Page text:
After a brisk stroll through the Cannery Row district in the seaside town of Monterey, we approached the unassuming entrance to the Monterey Bay Aquarium. The lobby was crawling with visitors, ranging from young and old to local residents and tourists. Friendly staff welcomed us with opened doors (literally they were holding the doors open!). Jim Covel, Manager of Training and Interpretation focusing on the Guest Experience, was our extremely knowledgeable and forthcoming leader for the afternoon as we explored the Aquarium. He had a way of describing aspects of the Aquarium that made the insight into the guest experience totally relevant to the way we think of the guest experience in the public horticulture world.
The beginnings of the Aquarium started with a vision from David Packard, co-founder of Hewlett-Packard, who brought a dream to reality with the help of many experts in the field of marine science. The Aquarium is located on the site of a former sardine cannery (how ironic!) and opened in October of 1984. Its popularity has increased with each passing year, with an annual attendance now reaching an astonishing 1.85 million visitors, with most arriving in June, July, and August. The day prior to our visit, the Aquarium had 8,000 visitors. The top three groups to visit the Aquarium are San Franciscans, then southern Californians, and thirdly, East Coasters-like us!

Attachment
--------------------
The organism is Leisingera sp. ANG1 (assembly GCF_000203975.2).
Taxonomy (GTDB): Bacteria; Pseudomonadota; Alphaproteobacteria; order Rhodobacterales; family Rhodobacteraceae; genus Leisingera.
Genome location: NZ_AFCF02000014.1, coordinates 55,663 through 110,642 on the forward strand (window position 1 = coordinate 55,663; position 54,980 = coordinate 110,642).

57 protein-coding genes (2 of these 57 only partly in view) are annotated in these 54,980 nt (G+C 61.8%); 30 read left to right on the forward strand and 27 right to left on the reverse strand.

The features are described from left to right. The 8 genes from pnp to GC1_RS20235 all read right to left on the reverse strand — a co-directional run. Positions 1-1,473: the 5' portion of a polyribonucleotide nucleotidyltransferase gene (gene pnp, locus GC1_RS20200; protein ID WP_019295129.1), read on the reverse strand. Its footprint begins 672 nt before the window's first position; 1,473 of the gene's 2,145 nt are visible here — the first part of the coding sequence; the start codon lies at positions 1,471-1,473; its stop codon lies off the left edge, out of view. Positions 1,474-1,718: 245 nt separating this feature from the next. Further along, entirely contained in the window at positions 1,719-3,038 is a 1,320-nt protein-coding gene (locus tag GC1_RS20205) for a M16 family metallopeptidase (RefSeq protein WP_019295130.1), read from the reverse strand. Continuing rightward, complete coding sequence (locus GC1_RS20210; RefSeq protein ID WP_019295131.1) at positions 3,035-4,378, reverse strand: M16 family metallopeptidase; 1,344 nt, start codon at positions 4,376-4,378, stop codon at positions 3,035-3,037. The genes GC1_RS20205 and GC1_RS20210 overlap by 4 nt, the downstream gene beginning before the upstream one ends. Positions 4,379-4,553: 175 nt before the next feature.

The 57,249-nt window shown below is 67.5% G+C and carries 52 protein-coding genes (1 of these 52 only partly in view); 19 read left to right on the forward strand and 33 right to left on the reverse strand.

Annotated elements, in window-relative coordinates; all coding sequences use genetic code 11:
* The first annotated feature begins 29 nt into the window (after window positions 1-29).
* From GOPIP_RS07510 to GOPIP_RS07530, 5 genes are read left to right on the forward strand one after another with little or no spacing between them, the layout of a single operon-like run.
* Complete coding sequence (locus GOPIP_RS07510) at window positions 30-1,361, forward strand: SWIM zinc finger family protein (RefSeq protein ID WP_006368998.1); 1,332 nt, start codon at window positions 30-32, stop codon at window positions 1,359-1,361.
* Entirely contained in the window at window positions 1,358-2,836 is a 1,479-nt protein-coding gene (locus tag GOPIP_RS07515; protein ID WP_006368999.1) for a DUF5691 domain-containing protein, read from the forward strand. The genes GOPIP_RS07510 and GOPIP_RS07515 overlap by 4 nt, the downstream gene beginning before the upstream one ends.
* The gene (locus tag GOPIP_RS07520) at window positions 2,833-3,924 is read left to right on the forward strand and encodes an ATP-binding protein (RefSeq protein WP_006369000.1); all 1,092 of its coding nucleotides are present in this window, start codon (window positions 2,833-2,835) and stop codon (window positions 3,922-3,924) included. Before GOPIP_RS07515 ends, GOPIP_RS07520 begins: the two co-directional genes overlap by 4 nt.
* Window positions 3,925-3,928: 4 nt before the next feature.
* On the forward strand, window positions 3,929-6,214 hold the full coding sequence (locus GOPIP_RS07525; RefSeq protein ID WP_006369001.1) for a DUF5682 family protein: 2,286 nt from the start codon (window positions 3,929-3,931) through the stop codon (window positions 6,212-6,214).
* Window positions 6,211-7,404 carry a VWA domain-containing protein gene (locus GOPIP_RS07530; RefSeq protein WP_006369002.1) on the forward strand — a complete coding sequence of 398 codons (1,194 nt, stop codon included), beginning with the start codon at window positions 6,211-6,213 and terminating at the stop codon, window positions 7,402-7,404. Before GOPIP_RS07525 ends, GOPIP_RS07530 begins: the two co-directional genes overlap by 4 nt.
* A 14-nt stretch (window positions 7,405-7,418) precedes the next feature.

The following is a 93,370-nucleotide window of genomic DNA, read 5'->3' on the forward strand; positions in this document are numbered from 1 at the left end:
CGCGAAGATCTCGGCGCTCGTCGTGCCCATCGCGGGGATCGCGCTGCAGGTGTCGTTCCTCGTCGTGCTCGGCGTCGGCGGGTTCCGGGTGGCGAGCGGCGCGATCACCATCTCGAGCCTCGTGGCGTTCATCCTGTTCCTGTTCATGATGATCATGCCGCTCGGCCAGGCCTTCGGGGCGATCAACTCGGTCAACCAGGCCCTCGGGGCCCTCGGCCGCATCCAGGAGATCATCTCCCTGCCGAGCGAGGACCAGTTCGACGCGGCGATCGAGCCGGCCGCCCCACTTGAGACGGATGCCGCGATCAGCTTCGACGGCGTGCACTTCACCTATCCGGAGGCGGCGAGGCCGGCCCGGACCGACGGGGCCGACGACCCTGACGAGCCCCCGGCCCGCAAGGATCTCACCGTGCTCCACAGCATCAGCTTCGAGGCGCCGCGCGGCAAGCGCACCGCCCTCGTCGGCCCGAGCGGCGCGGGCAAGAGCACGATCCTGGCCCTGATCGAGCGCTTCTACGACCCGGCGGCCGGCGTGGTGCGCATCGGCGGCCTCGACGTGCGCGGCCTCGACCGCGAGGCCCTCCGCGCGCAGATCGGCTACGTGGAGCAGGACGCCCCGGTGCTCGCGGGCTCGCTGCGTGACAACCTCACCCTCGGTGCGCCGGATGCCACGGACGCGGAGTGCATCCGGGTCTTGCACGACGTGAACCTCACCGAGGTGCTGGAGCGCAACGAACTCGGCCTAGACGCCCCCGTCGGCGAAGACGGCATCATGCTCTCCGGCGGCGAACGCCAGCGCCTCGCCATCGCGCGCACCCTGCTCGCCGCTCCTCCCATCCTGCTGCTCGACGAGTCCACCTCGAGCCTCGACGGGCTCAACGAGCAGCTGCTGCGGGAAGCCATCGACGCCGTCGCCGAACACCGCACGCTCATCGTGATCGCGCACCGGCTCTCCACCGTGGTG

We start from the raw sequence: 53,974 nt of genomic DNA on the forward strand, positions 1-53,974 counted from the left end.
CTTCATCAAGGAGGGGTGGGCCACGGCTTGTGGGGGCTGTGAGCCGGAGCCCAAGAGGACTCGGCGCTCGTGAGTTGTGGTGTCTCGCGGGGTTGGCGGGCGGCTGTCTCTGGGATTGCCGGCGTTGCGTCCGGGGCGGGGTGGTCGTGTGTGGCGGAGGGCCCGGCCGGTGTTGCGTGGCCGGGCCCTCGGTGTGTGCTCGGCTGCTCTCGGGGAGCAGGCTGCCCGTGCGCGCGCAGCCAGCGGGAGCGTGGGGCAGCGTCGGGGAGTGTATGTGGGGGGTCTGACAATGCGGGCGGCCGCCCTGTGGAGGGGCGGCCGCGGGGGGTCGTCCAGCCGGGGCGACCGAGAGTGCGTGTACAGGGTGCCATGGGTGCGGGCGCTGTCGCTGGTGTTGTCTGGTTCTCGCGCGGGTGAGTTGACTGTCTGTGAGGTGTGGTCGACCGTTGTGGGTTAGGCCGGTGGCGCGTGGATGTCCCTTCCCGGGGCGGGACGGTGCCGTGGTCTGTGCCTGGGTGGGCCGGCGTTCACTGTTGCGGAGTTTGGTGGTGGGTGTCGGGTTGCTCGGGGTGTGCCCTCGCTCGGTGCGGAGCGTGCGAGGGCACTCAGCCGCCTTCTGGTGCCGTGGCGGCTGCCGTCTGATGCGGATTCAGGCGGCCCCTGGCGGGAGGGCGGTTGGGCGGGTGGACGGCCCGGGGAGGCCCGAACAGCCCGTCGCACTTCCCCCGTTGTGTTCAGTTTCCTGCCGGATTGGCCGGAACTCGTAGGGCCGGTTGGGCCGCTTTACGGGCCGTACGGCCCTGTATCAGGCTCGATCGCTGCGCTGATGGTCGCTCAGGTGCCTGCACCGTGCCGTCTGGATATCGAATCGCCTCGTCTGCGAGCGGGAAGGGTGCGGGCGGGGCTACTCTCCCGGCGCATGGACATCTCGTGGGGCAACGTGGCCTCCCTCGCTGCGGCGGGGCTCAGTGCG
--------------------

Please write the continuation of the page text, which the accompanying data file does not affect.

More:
The overarching idea behind the layout and exhibits at the Aquarium is to spotlight what is local, while keeping the space open with as few walls as possible. Jim expressed that all of the habitats and animals we would see represent what is native to the waters of the Monterey Bay. He asked us to pretend we were scuba diving in the area because the Aquarium showcases a snapshot of the regional underwater world. We loved the walls of glass that allowed visitors to see the natural views of the Monterey Bay, and beyond.
The guest experience is of utmost importance at the Aquarium and the formation of the Guest Experience Group helped to build the synergy amongst all employees who come in contact with the guests. The guests experience what Jim called “touch points” when they walk in the door and start to explore. These sensory experiences range from floor level, mobile touch pools to jellies in jars (or acrylic see through tubes) that give the guests an up close encounter with sea life. We all participated in the fins-on components that awaited at each new exhibit.
Another revolutionary idea of the Aquarium is the use of “living labels” where knowledgeable staff serve as information providers throughout the facility, whenever possible. After our experience at the Monterey Bay Aquarium, we felt we had learned so much that we, too, could become certified “living labels.” The Monterey Bay Aquarium may not have formal gardens or elaborate plant collections, but we soaked up a plethora of ideas for a successful (and fun!) guest experience. Thanks so much to all the staff of the Monterey Bay Aquarium, and especially Jim Covel, for such a stimulating underwater encounter!
Photos by Laura Aschenbeck